Communities ripped apart by demolition
P OTTERIES born and bred and fiercely proud of it, Simon Keats is angry at what has happened to the housing in his city.
Father-of-two, Simon, 49, is one half of North Staffs Housing which he manages with Rod Smith. The business is based at the North Staffs Caravans site, which has been run by his family for more than 65 years.
In his own words Simon is a property broker. But unlike estate agents, North Staffs Housing buys houses and then sells them to investors looking to put their money into a safe haven which will also net them a decent return. And as Simon says: "We are delivering a yield of around 12 per cent on tenanted property, typically a two or three bedroom terraced house, and it is reasonable to assume that if you buy at the moment there will be an asset appreciation over time.''
It is an attractive investment proposition and one which many people have turned to. Since North Staffs Housing was set up ten years ago it has bought and sold more than 1,000 properties in and around Stoke-on-Trent and Newcastle.
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As a man proud of his roots he is angry at the housing policies of successive administrations which have left many areas as wastelands. It is not the economic so much as the human cost which angers him.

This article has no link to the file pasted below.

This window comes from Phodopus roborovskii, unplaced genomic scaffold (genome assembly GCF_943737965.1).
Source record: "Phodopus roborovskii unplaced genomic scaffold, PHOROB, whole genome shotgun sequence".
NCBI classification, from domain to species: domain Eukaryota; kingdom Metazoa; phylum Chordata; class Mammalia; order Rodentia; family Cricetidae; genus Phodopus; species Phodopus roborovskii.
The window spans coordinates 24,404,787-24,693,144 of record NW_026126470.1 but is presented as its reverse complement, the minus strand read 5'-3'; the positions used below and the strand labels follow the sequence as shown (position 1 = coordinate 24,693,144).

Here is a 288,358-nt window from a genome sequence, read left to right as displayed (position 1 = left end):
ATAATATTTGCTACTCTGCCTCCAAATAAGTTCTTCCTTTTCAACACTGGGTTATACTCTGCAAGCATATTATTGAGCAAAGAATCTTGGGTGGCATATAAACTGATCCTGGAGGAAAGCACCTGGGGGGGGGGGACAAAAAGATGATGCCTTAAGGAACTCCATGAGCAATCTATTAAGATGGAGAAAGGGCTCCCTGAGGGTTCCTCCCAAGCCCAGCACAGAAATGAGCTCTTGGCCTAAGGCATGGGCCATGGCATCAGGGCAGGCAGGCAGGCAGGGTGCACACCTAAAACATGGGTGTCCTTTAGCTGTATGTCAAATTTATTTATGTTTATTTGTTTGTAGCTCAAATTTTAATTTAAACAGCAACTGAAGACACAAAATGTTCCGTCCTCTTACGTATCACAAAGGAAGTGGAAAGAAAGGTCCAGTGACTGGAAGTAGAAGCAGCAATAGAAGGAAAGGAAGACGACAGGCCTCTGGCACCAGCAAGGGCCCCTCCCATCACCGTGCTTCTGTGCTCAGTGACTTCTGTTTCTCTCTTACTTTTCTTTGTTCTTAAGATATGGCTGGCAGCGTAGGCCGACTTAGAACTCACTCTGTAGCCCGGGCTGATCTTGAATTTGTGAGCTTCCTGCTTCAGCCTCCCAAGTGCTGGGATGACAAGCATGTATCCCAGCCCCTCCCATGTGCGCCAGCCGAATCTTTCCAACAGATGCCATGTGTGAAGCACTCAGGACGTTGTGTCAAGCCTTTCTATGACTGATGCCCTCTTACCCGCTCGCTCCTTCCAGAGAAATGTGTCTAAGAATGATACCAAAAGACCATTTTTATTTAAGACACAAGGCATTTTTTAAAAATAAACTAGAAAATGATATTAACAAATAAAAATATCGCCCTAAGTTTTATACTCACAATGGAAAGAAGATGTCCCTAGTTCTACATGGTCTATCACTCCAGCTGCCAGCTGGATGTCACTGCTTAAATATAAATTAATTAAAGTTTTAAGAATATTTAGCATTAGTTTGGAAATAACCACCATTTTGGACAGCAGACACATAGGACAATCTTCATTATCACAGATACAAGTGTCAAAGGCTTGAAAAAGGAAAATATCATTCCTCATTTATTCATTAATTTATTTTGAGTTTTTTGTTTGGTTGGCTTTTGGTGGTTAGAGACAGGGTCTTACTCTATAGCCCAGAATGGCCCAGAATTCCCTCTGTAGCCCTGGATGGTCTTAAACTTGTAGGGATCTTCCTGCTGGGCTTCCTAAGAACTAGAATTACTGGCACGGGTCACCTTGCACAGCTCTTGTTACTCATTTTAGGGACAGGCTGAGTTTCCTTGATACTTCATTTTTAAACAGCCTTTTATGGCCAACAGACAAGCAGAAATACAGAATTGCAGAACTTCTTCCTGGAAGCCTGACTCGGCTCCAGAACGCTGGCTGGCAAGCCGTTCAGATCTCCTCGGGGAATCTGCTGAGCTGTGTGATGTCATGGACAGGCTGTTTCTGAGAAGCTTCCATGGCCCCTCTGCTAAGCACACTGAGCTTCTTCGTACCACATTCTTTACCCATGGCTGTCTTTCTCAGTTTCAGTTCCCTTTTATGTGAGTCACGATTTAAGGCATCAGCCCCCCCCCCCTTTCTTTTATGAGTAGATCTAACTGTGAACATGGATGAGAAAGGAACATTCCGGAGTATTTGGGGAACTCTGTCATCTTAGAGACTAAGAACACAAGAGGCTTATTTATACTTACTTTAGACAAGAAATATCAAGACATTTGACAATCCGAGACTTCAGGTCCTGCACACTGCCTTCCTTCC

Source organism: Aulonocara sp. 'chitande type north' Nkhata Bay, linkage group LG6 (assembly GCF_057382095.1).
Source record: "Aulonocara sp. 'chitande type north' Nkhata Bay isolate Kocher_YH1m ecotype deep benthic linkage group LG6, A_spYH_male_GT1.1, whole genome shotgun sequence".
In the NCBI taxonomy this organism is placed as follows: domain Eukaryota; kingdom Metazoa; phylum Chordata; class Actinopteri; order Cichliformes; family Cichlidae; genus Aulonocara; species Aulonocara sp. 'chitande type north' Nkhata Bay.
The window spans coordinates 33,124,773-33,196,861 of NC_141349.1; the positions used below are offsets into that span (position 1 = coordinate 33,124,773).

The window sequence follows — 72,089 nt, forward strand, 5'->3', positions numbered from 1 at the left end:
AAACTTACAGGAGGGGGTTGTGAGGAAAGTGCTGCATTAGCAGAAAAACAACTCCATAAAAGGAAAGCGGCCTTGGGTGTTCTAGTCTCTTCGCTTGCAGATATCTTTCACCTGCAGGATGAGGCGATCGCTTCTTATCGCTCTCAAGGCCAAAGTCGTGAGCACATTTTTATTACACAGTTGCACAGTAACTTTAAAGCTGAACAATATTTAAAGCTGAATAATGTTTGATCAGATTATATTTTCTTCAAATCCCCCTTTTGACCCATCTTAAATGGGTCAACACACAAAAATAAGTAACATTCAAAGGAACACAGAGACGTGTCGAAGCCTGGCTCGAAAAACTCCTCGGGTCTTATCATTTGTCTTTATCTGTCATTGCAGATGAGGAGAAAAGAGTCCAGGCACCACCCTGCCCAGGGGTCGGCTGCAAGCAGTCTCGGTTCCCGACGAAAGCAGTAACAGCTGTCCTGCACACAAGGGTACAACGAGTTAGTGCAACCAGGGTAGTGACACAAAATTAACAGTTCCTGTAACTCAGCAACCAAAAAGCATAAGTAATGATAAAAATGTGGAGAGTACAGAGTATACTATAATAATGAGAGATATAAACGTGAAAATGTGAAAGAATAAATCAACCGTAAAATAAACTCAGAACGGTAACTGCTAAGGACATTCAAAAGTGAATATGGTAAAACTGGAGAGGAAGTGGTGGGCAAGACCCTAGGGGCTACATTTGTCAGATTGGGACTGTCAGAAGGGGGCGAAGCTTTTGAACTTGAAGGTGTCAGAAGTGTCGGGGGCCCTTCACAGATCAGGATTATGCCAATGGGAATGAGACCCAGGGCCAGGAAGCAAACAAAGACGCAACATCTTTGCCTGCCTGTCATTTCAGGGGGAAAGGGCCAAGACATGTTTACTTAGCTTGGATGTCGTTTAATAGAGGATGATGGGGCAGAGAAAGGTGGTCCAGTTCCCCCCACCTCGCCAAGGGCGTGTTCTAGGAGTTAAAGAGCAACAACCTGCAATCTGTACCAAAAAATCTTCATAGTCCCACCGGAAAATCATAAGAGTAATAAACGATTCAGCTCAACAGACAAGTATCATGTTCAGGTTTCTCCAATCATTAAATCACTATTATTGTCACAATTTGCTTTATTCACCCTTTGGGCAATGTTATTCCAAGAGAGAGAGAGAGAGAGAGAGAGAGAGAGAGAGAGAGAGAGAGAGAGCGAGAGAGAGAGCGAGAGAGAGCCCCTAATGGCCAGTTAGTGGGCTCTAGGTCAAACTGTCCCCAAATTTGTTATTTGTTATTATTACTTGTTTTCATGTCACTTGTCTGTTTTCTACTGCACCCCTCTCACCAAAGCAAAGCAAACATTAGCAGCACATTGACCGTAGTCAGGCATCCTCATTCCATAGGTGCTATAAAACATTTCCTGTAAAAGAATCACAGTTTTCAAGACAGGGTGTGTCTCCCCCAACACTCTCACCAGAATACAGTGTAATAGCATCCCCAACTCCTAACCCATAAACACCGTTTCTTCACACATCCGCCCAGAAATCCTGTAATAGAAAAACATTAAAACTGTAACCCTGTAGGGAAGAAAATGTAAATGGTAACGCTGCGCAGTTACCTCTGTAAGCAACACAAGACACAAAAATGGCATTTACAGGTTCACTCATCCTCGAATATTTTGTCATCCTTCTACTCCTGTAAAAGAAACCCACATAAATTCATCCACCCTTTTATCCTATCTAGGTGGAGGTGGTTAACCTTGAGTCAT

Simon says: "When Stoke-on-Trent was granted Pathfinder status there was a lot of money from the last Government to knock down whole streets of houses and regenerate the areas. The problem was that all those old Victorian houses were thriving communities and what did we replace them with? There was a phase of building apartments but I don't think Potteries folk want to live in apartments.
"Now there is no money to rebuild and so we have large swathes of Stoke-on-Trent left as wastelands and communities have been destroyed. It is one thing to decide to demolish old terraces, it is quite another to do it when there is no money for rebuilding. I think it is terrible what has been allowed to happen, when so many people have been affected and communities ripped up. There has been no strategy married to having the finance in place.
"I was born in Burslem and am proud of this city and even though I am saddened at what has happened here industrially over the past 20 years or so I am still happy to say that I'm from North Staffordshire.
"Geographically this area is ideally placed for businesses, we have a good workforce and I think we're decent people to deal with. There is so much potential here for industry.''
A keen Stoke City supporter, Simon also likes skiing and keeping fit at Green's Health and Fitness centre at Trentham Lakes.
So if you're looking for a better return on your money and want something safer than shares, remember the old adage that you can't beat bricks and mortar.